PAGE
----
02/13/2013 03:21 pm ET Updated Dec 06, 2017

Building Futures and Helping Others

By Gomah Wonleh, YouthBuild Providence Graduate, Assistant Career and Training Director, Building Futures

When I started at YouthBuild Providence, I had no skills and no sense of direction. I didn't know what I wanted to do, but knew I had to do something. While I was going through the construction aspect of the YouthBuild program, I was acknowledged for working well with my hands. Upon graduation, I was selected to join the apprenticeship program at the United Brotherhood of Carpenters.

I went from not knowing anything about construction to building hospitals, banks, and luxury condos. I was given the chance to help build the very city I grew up in. I gained skills that can never be taken from me. I learned what it takes to have a good work ethic. I am diligent and take pride in my work. I'm a recognized journey-level carpenter across the country. Though I have worked with a lot of people with different personalities and backgrounds, I always find something in common that we could relate to so we could have a good working relationship.

Although I was grateful for my new set of skills, I realized I was not passionate about construction. I liked the people-centered aspect of my work more than the building aspect. I've always liked working with people and my experiences with YouthBuild made me realize that even more. YouthBuild helped me recognize that I have good interpersonal skills -- skills I would find very valuable as I pursue my career of choice.

When I graduated from YouthBuild Providence, I was selected by my peers to serve on the National Alumni Council, the governing body of YouthBuild USA's National Alumni Association. Through this experience, I was exposed to numerous personal-development training opportunities and seemingly limitless resources. The trainings helped me develop into a leader. I learned how to create and conduct workshops, organization skills, and how to speak in public. I facilitated training courses and conducted a handful of workshops for adults and young people. It was during this time that I realized I wanted to be some form of instructor or teacher.

Through its training, YouthBuild was able to bring out my natural skills that would help me discover the career of my choice -- teaching -- but what could I teach? In what subjects did I have the substantial skills and knowledge that I could share with others?

Fortunately for me, the former director at YouthBuild Providence had started a nonprofit called Building Futures. The program was created to help low-income urban Rhode Islanders train for successful careers in the building trades. After I finished my apprenticeship and started volunteering and working for Building Futures, my supervisor noticed that a lot of the participants looked to me for guidance. I shared a similar background with many of the students, so they felt like they could relate to me, and I to them. Because of this understanding, my words became a bit more believable to them.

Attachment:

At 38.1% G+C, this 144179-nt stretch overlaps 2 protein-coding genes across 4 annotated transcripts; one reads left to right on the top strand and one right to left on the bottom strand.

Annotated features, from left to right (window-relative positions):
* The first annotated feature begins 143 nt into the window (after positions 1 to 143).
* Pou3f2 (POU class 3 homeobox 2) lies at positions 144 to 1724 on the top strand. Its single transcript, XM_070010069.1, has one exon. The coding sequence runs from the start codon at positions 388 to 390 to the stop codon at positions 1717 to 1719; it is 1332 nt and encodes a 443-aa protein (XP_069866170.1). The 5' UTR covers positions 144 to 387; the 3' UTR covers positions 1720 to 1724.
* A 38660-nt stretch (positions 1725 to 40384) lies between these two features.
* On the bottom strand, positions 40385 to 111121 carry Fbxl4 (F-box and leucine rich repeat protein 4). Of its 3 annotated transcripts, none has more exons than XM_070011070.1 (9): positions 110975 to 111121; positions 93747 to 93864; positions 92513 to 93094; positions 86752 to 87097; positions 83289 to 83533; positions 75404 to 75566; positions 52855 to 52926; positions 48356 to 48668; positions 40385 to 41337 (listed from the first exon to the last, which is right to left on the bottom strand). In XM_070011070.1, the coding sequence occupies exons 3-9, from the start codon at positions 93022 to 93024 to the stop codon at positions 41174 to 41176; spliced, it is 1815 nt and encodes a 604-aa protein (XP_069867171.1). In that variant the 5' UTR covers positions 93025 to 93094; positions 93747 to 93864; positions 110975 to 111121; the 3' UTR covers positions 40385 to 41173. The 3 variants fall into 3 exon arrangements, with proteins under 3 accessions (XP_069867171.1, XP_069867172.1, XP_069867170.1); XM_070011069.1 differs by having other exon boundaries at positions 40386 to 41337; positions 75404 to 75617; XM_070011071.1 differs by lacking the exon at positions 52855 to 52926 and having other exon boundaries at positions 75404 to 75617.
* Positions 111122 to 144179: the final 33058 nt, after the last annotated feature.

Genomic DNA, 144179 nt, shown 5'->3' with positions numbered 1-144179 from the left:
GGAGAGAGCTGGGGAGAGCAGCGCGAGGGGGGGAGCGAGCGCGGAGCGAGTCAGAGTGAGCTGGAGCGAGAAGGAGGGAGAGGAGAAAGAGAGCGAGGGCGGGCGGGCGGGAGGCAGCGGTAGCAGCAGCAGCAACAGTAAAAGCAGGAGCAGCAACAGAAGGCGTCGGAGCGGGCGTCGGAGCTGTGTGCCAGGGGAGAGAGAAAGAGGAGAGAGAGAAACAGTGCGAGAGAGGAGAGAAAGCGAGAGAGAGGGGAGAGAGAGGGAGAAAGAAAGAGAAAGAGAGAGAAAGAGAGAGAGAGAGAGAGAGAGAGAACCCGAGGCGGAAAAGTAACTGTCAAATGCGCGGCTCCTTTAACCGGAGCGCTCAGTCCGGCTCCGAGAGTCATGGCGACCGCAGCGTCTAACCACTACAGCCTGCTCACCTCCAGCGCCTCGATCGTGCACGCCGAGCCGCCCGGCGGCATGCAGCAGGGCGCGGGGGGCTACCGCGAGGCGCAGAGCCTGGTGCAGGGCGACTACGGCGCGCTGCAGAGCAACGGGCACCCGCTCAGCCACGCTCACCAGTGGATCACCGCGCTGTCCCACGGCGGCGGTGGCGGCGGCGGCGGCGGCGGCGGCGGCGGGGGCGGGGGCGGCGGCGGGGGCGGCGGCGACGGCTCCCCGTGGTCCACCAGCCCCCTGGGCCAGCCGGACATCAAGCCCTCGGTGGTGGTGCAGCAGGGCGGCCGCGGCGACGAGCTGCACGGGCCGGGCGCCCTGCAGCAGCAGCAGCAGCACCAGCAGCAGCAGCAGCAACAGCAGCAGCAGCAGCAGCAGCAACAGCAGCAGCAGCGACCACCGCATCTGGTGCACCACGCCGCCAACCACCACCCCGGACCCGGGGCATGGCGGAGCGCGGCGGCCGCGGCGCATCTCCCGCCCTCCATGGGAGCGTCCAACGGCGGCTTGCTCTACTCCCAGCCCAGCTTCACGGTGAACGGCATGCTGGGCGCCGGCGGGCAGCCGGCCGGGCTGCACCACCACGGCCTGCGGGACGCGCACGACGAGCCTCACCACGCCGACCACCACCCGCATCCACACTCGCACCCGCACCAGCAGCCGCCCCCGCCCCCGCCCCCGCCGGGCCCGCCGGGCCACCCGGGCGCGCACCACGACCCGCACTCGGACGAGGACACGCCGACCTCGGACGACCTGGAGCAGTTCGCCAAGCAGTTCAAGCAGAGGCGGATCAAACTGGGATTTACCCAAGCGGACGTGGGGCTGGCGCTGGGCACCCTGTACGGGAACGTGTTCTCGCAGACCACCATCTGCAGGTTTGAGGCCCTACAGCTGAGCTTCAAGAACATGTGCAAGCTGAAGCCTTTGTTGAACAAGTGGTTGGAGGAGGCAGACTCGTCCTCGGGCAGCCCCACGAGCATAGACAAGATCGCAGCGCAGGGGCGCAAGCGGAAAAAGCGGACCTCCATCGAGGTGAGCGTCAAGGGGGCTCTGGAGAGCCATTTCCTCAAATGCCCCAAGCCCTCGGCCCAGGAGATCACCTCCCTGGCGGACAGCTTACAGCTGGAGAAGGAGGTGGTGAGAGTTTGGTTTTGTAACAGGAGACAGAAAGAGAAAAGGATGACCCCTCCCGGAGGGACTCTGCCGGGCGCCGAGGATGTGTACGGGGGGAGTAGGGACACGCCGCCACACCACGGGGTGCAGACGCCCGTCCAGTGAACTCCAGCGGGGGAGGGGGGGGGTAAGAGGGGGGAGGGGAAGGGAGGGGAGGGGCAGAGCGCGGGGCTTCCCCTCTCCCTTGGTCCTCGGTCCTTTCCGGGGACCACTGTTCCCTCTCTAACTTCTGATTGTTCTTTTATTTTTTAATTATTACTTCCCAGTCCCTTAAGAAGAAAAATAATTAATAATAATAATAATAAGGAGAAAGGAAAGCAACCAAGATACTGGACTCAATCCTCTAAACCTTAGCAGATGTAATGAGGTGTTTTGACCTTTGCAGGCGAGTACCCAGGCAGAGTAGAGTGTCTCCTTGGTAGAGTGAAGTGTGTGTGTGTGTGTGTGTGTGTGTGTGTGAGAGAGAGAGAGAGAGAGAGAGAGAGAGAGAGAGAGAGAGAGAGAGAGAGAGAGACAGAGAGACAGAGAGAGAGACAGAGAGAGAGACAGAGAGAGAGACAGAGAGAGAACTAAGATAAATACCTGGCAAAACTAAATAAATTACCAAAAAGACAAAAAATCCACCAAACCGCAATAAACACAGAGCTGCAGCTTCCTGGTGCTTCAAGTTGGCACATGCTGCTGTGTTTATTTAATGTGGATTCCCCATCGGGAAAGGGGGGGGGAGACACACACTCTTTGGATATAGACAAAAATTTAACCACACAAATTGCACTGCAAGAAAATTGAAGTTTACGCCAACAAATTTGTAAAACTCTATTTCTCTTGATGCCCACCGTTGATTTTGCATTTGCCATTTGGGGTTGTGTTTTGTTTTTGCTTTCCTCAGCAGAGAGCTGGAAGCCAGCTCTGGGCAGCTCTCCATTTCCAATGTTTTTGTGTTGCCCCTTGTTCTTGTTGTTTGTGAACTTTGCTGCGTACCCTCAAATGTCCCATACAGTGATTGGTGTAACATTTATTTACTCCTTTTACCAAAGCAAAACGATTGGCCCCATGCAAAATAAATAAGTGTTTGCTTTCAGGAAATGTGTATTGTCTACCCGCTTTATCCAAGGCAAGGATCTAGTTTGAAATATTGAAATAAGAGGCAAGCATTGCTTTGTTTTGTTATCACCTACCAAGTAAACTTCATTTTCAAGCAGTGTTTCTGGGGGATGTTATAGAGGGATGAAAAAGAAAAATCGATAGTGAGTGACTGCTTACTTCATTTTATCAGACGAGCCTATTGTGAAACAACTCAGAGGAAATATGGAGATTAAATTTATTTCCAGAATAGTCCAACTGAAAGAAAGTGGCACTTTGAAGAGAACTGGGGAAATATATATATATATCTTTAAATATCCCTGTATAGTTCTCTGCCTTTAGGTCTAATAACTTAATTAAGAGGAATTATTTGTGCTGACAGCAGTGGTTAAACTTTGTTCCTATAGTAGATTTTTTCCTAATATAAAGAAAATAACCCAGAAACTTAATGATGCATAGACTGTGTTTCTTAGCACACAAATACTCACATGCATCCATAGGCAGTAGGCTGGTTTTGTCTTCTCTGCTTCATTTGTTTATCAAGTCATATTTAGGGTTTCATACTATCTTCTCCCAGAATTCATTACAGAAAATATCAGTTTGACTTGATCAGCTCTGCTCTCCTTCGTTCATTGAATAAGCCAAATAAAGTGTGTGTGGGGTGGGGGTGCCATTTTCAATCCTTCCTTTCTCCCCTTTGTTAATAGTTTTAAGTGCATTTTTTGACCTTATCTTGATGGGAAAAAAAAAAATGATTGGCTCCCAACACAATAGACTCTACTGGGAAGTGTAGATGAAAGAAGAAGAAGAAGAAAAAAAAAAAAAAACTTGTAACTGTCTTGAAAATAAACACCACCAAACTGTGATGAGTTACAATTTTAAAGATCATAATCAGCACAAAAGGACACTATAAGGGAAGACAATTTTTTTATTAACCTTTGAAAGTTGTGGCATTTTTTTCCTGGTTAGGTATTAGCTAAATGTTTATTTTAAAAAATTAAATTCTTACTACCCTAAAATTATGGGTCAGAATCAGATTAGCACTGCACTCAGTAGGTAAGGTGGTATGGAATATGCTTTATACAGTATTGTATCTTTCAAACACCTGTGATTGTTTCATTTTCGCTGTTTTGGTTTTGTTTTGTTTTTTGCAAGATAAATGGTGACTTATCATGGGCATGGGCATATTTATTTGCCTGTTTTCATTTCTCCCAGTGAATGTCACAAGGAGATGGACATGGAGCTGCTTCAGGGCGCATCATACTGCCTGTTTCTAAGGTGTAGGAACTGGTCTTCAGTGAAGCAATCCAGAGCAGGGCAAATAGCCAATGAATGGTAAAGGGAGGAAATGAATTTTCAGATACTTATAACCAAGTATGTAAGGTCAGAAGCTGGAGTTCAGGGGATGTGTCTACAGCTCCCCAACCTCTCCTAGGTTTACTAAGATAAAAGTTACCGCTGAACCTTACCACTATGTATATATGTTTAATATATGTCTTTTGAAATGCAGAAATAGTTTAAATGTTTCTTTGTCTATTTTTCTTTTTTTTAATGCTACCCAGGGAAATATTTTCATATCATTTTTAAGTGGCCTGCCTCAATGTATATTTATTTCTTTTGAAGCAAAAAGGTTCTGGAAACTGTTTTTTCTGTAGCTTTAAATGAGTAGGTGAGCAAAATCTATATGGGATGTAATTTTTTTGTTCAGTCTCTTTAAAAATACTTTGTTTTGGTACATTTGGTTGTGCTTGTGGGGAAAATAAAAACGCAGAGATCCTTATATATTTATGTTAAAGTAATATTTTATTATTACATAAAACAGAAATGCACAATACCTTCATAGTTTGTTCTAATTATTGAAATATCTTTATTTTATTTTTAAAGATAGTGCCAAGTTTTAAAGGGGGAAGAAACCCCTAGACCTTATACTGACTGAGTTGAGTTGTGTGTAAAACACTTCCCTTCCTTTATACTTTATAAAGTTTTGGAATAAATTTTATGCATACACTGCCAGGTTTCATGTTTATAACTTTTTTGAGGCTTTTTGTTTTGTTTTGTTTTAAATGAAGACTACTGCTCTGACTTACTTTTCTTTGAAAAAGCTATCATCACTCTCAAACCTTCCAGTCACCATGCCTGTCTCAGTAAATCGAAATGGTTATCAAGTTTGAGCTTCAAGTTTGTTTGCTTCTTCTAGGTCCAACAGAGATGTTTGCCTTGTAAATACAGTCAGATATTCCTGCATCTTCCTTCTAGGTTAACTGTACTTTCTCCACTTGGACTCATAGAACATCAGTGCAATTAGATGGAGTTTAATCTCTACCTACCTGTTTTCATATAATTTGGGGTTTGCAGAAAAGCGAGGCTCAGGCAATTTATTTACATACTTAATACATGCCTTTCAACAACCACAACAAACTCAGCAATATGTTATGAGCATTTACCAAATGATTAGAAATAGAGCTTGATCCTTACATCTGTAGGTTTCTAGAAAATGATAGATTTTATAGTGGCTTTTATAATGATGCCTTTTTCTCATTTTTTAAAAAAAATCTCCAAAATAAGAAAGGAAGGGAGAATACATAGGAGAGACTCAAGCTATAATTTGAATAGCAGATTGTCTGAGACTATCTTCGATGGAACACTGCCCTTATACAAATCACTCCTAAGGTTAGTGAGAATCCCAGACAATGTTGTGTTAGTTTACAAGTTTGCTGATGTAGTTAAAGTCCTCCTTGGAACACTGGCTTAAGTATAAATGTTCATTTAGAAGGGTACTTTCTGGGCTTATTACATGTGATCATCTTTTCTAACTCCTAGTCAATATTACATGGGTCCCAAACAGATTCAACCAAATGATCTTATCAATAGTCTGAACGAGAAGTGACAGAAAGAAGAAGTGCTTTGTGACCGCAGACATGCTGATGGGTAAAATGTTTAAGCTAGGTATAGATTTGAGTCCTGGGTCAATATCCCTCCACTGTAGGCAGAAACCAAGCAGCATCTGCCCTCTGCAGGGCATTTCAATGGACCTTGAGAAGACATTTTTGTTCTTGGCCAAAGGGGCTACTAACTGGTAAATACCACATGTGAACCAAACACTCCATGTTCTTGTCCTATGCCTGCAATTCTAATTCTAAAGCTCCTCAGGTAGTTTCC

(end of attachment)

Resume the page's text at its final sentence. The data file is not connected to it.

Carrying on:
I used my apprenticeship experience to help smooth the transition from the streets to the construction site. I was hired as the assistant construction trainer; years later I'm now the assistant career and training director. I get a chance to combine the skills I've learned in my trade with the passion I have for helping and teaching others. I've learned that experience can be just as valuable as traditional schooling.

My next challenge is to attend Springfield College to obtain a bachelor's degree in human services with a concentration in youth development. I know that with some additional training, combined with my natural people skills, I will make a difference in a lot of people's lives.

I was told that knowledge is something you share with others. In whatever way my experience can help the next person reach their goals, I'm all for it. A philanthropist by the name of Alan Shawn Feinstein has a quote on all high school and middle school buildings in Providence (it's funny that I never noticed it until I discovered my love for teaching and helping others). It states "Helping to better the lives of others is the greatest of all achievements." The lesson I've learned is that we are more powerful than we think. As young adults, with the right resources and guidance, our potential is limitless. Don't be afraid of who you are and what you've been through. We're all capable of doing amazing things -- we just need someone to believe in us.

I owe my life and my career to the training and encouragement I received at YouthBuild. The biggest thing for me was having someone who really believed in me. Without YouthBuild, I would have never known that I have the natural skills and passion for teaching. Please join me in supporting YouthBuild USA by visiting our Crowdrise page today. YOUTHBUILD!!!


Gomah Wonleh, Career Achievement Award Recipient, with Gregg Weltz, U.S. Department of Labor